When Betsy Johnson draws her gun and kills a Klansman in defense of a young black man, she dramatically alters the course of her life—and that of her young daughter Sara. Faced with almost certain lynching in her native Kentucky, Betsy dons a man’s dress and identity, takes Sara, and flees for her life to Early, a dusty, unknown, one-horse town in the New Mexico Territory.
Passing as a man, Betsy quickly becomes the law in town. Fortunately, Early is ahead of its time, and the townspeople don’t balk when Betsy’s disguise comes off and her gender is known. She and Sara quickly find their place among the town’s population of characters and misfits.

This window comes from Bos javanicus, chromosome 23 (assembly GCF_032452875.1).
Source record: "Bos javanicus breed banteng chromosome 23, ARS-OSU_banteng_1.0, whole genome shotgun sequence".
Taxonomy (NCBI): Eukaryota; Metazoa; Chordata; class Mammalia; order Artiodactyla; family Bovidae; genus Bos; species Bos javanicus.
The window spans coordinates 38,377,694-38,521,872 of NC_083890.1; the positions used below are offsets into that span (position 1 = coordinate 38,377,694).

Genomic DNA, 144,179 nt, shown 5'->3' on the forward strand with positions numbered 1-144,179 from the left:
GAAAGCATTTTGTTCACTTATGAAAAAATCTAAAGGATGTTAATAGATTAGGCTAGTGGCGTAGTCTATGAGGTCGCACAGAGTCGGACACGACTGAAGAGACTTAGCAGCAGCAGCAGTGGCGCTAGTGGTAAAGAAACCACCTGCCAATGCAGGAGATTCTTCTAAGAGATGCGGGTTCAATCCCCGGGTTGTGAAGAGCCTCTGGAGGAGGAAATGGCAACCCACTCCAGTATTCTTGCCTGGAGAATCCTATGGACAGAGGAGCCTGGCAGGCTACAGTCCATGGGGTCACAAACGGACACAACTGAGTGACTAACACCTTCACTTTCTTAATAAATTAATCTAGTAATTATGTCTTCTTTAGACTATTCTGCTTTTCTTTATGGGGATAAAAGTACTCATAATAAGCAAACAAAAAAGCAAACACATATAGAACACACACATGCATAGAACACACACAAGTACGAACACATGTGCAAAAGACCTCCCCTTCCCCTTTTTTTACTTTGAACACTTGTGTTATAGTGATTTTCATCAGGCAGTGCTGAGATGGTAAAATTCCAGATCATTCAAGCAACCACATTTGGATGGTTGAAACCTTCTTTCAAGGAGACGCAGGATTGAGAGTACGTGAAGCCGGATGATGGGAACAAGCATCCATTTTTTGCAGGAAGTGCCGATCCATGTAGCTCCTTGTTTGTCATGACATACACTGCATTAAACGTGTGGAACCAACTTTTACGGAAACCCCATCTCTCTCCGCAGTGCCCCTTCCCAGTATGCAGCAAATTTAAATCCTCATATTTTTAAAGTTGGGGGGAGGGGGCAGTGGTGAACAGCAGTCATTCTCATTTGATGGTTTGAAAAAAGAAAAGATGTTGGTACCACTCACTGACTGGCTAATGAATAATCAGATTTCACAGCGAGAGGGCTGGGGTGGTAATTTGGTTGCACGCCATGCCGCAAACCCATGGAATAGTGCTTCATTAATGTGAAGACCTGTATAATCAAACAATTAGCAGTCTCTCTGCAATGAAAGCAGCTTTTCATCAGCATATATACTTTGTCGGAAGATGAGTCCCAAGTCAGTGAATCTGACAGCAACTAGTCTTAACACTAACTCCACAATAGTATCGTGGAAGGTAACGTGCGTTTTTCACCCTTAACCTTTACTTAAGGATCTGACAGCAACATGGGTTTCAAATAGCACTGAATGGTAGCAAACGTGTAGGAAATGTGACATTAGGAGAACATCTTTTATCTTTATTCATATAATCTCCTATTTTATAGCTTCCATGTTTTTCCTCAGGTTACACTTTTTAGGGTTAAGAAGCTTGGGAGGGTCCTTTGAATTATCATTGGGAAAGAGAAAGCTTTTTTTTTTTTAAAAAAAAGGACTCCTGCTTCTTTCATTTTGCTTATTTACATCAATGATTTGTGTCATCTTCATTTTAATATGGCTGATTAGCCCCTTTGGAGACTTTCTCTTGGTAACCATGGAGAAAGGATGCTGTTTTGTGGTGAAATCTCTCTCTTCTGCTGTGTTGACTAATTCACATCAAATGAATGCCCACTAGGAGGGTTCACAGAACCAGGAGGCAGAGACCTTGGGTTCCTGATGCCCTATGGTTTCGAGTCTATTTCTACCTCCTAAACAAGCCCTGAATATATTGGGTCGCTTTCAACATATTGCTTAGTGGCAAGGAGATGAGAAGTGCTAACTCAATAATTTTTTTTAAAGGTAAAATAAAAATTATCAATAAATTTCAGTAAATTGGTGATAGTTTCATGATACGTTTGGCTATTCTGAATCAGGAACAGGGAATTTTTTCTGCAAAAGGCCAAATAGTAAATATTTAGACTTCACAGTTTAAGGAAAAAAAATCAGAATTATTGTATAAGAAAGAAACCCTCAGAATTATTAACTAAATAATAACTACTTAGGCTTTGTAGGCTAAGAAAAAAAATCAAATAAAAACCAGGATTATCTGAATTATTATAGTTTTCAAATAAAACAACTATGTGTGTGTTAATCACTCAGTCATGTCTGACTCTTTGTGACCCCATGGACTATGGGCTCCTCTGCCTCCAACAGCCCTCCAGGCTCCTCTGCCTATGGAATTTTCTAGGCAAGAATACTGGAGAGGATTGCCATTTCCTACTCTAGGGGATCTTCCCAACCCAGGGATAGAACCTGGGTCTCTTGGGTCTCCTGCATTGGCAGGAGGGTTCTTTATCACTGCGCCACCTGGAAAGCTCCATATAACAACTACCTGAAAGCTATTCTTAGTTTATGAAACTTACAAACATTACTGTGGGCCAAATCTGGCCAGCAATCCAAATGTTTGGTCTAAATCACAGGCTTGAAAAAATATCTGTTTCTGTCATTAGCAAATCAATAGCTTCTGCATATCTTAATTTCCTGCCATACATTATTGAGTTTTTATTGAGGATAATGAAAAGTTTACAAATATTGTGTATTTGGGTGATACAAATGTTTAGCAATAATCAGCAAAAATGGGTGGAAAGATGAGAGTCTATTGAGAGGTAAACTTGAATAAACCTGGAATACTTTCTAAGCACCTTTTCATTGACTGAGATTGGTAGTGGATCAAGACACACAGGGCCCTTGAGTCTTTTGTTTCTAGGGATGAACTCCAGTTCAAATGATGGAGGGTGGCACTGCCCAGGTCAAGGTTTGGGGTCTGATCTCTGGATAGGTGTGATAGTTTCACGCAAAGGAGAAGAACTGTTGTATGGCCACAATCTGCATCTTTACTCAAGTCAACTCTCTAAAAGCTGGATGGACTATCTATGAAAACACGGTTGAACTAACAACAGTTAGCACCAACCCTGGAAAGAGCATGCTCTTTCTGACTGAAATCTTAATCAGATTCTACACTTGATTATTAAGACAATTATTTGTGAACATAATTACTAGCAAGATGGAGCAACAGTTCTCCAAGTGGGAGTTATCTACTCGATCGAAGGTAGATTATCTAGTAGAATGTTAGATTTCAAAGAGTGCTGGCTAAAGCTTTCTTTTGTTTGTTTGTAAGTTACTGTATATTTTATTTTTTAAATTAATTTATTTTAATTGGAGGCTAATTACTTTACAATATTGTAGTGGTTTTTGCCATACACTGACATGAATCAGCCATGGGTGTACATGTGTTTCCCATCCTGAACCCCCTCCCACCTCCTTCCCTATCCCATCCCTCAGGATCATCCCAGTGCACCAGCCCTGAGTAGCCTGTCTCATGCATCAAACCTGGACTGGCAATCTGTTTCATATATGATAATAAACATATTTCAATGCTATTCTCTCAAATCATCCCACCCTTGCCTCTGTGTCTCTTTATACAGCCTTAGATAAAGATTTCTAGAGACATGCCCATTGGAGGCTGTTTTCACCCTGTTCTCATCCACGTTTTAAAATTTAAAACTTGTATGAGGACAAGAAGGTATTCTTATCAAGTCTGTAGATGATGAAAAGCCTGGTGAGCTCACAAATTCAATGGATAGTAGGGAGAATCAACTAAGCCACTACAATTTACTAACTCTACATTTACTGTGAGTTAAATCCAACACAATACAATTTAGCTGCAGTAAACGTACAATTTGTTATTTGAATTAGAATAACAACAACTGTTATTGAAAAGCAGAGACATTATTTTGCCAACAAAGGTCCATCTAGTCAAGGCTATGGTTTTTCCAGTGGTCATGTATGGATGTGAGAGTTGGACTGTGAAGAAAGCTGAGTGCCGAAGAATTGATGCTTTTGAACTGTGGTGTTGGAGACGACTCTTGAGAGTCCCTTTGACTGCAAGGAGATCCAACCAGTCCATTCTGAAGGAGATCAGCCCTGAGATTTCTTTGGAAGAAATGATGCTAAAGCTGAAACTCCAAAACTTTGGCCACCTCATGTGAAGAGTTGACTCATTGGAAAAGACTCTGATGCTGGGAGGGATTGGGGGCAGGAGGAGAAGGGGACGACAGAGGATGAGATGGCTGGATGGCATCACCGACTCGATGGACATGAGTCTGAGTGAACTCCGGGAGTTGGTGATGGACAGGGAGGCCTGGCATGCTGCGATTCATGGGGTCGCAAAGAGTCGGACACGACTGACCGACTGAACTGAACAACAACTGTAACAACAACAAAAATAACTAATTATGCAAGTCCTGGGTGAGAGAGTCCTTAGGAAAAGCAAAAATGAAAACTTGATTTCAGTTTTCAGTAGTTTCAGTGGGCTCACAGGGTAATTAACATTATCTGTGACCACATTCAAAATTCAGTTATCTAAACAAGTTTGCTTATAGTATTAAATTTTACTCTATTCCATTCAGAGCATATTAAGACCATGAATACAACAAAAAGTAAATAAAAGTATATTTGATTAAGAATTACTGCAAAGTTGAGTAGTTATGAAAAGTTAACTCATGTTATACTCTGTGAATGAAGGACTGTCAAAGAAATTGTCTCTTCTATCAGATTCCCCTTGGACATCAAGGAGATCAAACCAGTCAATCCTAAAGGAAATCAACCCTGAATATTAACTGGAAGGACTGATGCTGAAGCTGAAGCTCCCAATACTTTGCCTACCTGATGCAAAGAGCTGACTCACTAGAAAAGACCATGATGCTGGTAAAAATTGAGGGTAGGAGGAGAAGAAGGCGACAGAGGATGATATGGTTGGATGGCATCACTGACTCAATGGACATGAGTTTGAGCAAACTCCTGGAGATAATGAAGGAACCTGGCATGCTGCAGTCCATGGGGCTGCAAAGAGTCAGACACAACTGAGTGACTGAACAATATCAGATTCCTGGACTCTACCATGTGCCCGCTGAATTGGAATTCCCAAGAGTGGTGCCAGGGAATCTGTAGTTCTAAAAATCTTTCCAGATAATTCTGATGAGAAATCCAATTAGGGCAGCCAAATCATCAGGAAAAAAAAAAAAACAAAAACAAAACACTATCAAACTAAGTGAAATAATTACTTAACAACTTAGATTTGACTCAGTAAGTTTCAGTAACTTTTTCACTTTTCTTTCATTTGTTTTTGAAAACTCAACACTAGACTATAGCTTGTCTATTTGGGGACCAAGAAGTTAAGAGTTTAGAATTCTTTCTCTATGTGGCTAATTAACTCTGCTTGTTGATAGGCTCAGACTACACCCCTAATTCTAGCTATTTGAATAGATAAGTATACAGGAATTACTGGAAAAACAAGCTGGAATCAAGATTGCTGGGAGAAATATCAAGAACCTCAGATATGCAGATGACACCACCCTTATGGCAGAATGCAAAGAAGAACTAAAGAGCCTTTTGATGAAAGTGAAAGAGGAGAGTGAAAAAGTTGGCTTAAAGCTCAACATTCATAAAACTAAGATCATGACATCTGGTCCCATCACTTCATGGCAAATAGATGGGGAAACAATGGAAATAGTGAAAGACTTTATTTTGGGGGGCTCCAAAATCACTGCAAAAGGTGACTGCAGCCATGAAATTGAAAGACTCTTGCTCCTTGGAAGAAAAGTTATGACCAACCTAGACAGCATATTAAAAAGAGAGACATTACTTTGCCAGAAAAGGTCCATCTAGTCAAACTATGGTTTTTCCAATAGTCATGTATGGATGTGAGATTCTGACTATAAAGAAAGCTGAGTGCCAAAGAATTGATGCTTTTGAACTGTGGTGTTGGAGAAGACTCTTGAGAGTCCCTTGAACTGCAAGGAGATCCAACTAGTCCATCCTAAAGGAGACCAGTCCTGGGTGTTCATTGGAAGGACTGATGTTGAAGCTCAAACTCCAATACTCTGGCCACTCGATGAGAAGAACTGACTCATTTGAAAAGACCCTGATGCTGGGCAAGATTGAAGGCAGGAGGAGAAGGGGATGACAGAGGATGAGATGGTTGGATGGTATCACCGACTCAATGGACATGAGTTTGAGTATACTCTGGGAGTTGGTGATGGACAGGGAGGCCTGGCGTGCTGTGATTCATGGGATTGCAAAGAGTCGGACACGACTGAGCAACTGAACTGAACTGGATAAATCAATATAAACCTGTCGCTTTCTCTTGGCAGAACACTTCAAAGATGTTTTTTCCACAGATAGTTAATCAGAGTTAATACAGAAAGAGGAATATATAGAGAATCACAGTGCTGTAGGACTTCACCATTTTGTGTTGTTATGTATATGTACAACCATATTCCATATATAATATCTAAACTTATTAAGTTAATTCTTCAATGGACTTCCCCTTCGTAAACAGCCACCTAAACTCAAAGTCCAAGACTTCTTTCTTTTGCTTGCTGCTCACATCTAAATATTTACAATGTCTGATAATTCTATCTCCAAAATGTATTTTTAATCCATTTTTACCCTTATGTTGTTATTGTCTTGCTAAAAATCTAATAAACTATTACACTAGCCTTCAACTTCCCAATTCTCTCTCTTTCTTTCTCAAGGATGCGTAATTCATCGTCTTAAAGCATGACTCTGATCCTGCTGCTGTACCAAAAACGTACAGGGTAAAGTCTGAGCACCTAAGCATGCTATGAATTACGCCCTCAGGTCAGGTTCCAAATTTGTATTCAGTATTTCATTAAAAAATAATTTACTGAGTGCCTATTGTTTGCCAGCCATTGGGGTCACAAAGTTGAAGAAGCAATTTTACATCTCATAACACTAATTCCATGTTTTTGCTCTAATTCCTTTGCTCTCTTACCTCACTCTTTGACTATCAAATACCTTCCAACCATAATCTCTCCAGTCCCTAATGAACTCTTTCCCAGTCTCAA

John Tunstall, the mayor of Early, believes that women are equal to men and Indians and blacks are as deserving of human rights as white men. Francine, a young woman herself, runs the town’s saloon, and Doc Hill and Enoch Swank are the town’s doctor and apothecary, respectively. Betsy and Sara make a life for themselves, and under Betsy’s watchful eye peace prevails in the progressive little town.
Not all Early’s citizens agree with Tunstall’s dictatorial rule and Betsy’s legal views, so when Francine’s long lost husband reappears and claims the saloon, it leads to murder and tests Betsy’s mettle to its limit.